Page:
Policy Analysis – Adopting Policy

| June 25, 2015

Evaluate the use of qualitative and quantitative analytic methods in the formulation and assessment of domestic and international public policy.

The policy process is generally not perceived to be a linear process. It may consist of both vertical and horizontal movements through time including reiterative cyclical analysis, evaluation, revaluation, redefinition, reargument, persuasive adjustment, consensus building, deconstruction, reconstruction, reformulation, reinvention, advocacy, and strategic coalition building. The process is not only nonlinear, but may be geometric or quadratic, with many different variables having different significance depending upon the point in time in which the policy proposal has developed. For example, oil industry lobby groups seeking favorable oil drilling tax incentives have a greater likelihood of success than one oil company sending position papers to a Texas senator.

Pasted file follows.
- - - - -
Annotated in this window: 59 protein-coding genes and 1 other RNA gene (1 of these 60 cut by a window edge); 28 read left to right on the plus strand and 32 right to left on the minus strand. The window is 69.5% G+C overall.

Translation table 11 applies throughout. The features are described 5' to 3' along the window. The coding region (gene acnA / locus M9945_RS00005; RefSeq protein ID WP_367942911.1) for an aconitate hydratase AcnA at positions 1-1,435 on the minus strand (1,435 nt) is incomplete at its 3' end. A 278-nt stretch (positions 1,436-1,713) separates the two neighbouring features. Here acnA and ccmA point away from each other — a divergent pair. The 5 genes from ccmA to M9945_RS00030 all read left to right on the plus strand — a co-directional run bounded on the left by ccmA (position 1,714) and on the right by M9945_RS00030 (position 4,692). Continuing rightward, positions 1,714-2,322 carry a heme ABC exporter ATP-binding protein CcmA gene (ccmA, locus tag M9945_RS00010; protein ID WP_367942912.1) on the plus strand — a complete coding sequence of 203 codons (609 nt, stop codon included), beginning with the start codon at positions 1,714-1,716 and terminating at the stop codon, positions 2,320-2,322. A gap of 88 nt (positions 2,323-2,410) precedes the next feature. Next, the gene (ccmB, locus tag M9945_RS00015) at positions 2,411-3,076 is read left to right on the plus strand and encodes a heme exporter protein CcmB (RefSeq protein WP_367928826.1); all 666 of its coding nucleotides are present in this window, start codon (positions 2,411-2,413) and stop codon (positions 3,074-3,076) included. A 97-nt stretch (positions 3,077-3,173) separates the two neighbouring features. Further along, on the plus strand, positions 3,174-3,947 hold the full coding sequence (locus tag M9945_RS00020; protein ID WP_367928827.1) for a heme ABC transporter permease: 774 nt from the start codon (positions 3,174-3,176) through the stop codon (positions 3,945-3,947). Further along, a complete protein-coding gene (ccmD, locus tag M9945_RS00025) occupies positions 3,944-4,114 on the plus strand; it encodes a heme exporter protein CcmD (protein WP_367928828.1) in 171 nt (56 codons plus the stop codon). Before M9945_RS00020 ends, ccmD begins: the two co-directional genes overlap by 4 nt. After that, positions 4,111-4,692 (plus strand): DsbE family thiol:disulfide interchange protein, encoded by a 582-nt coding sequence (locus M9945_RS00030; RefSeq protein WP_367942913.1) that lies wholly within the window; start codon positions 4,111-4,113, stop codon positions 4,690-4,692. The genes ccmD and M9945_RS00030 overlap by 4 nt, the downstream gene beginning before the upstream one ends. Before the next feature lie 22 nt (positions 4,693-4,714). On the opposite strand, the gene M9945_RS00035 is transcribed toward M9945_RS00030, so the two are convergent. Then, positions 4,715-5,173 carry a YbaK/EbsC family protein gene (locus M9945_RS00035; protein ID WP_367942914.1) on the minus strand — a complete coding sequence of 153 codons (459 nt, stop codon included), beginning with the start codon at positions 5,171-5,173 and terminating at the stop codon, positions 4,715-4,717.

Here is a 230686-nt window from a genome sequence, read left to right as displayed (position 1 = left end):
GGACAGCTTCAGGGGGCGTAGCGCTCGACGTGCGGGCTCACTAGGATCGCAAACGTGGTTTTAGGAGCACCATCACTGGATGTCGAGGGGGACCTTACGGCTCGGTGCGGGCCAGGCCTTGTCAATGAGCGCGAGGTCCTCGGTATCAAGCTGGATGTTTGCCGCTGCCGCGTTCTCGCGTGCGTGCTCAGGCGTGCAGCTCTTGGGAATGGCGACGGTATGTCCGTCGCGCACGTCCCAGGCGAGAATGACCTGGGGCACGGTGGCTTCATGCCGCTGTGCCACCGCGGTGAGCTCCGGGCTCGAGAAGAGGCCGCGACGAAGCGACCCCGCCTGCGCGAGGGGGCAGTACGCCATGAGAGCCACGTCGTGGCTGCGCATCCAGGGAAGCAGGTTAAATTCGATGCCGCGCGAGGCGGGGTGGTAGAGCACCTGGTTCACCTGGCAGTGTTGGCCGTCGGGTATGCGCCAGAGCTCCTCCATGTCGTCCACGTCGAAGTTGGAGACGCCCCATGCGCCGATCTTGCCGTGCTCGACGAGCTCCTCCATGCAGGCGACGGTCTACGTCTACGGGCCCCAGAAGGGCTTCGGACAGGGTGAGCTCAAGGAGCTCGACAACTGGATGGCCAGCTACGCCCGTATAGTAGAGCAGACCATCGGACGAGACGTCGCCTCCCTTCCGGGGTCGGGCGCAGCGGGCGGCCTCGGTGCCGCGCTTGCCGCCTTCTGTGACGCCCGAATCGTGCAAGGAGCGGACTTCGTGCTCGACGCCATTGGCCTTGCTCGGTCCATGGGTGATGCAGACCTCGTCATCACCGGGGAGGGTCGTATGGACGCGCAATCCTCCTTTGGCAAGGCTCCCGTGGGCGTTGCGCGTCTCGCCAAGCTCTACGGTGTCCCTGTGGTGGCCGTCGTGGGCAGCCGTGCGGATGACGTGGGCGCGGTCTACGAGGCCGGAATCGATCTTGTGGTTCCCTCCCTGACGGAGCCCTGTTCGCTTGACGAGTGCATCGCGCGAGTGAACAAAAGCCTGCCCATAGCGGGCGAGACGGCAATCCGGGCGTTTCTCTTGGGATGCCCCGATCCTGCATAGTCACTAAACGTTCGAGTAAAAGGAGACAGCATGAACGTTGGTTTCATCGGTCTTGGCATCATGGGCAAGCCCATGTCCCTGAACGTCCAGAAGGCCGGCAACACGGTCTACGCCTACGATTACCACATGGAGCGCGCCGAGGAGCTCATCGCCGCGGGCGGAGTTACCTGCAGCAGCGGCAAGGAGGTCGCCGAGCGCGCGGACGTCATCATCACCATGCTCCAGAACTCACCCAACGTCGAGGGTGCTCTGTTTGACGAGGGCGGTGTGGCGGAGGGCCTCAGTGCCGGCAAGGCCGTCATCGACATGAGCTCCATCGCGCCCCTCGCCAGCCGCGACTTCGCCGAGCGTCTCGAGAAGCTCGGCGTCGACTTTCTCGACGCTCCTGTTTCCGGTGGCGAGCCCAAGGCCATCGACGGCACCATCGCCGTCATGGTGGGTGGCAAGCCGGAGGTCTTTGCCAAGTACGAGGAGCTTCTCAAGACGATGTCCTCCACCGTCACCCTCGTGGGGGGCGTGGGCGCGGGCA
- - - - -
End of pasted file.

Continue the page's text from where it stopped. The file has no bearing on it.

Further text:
Instructions:

Using a policy example in North Carolina prepare a paper identifying and describing the forces that led to the adoption of a policy. Compare and contrast the influence of the political, social, economic, and legal forces. Assess their impact and provide evidence to support your assessment.

In your evaluation, you should:

  • Identify endogenous and exogenous factors or variables that affect the Policy Process Model.
  • Describe the application of these factors.
  • Explain how these factors affect the Policy Process Model.
  • Evaluate how these factors or variables affected the Policy Process Model, describing their overall impact and influence on the ultimate outcome.

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